Sarah Handreck works full time as a high school teacher, specialising in Legal Studies. She is passionate about student welfare and empowering her students to make a difference in the community.

[i] Bonomi, Amy, Altenburger, L and Walton N. (2013). “Double Crap!” Abuse and Harmed Identity in Fifty Shades of Grey: Journal of Women’s Health. September 2013 22(9).

[ii] Di Macleod, Director of the Gold coast Centre Against Sexual Violence, personal correspondence to Melinda Tankard Reist, 7 April 2015.

[iii] Plan Australia. 2016. Don’t send me that pic: Australian young women and girls report online abuse and harassment are endemic. March 2016. Accessed online at https://issuu.com/planaustralia/docs/plan_our_watch_report_fina/1

[iv] Owens, E.W., Behun, R. J., Manning, J.C., & Reid, R.C. (2012). The impact of Internet pornography on adolescents: A review of the research, Sexual Addiction & Compulsivity, 19(1-2), 99-122, 108.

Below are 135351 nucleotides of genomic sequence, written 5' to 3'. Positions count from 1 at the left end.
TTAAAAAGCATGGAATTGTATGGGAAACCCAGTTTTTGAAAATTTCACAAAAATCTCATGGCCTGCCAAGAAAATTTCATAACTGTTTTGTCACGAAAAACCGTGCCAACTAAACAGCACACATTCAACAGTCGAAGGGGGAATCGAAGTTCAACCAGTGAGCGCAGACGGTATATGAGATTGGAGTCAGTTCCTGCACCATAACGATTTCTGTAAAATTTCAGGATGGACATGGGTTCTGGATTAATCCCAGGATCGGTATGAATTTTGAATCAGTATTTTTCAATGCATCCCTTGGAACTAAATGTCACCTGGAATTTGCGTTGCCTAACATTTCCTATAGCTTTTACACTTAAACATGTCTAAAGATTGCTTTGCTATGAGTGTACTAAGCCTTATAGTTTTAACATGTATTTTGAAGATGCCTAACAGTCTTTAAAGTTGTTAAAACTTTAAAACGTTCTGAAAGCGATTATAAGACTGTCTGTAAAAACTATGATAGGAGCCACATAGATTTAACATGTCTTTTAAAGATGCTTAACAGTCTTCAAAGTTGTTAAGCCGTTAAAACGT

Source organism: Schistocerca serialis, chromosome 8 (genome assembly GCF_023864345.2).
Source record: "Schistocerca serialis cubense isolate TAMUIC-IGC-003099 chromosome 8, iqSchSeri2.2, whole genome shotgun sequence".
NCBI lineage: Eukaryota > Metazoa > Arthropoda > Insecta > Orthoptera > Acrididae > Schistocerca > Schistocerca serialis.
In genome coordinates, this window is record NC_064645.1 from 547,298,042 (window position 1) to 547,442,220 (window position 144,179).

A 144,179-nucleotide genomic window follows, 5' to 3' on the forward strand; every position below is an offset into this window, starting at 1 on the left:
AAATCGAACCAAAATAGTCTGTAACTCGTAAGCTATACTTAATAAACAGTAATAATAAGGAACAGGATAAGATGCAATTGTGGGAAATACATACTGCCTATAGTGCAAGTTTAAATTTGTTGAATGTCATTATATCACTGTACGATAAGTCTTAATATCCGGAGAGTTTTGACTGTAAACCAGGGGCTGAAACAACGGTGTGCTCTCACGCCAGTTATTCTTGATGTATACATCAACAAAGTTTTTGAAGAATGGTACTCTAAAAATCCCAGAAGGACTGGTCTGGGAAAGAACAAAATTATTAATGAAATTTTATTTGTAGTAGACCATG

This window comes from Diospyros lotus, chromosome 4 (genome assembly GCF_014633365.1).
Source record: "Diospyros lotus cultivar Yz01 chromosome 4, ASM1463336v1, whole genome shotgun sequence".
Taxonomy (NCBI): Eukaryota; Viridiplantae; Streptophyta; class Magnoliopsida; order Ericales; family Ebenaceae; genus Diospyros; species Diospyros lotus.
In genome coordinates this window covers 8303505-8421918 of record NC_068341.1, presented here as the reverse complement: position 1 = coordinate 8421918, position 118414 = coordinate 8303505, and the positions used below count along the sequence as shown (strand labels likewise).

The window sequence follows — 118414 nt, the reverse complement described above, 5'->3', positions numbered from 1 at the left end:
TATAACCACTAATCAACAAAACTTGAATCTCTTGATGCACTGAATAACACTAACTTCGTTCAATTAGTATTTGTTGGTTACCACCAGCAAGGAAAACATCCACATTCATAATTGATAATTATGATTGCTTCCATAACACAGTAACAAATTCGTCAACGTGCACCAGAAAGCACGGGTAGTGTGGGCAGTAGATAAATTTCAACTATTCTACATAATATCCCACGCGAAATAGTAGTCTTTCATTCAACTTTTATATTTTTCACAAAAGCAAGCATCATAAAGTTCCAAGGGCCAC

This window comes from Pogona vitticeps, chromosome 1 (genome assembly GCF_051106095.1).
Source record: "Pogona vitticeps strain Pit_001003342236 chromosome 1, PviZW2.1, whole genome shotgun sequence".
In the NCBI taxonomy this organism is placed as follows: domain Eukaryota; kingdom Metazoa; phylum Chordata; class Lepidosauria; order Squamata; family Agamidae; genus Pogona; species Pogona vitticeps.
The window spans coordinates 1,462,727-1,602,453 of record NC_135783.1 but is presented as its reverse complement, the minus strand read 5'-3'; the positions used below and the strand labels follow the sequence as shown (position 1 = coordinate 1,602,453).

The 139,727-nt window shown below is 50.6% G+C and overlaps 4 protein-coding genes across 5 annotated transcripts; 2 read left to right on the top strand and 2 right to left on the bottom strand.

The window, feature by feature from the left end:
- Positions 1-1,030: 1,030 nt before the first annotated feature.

[v] Flood, M. (2009). The harms of pornography exposure among children and young people. Child abuse review, 18(6), 384-400, 390.

[vi] Flood, M. (2009). The harms of pornography exposure among children and young people. Child abuse review, 18(6), 384-400, 392. 

[vii] Flood, M. (2009). The harms of pornography exposure among children and young people. Child abuse review, 18(6), 384-400, 393.

[viii] Collective Shout (7 March 2015) ‘Harm being done to Australian children through access to pornography on the Internet Submission to the Senate Environment and Communications References Committee, 2015’. June 2016 Access online at https://d3n8a8pro7vhmx.cloudfront.net/collectiveshout/pages/1019/attachments/original/1457408234/CS_Submission_Harms_of_Pornography_Inquiry_March_2016.pdf?1457408234

[ix] Tyler M (2010) ‘Now That’s Pornography! Violence and Domination in Adult Video News’ in Everyday Pornography ed Boyle K (London: Routledge).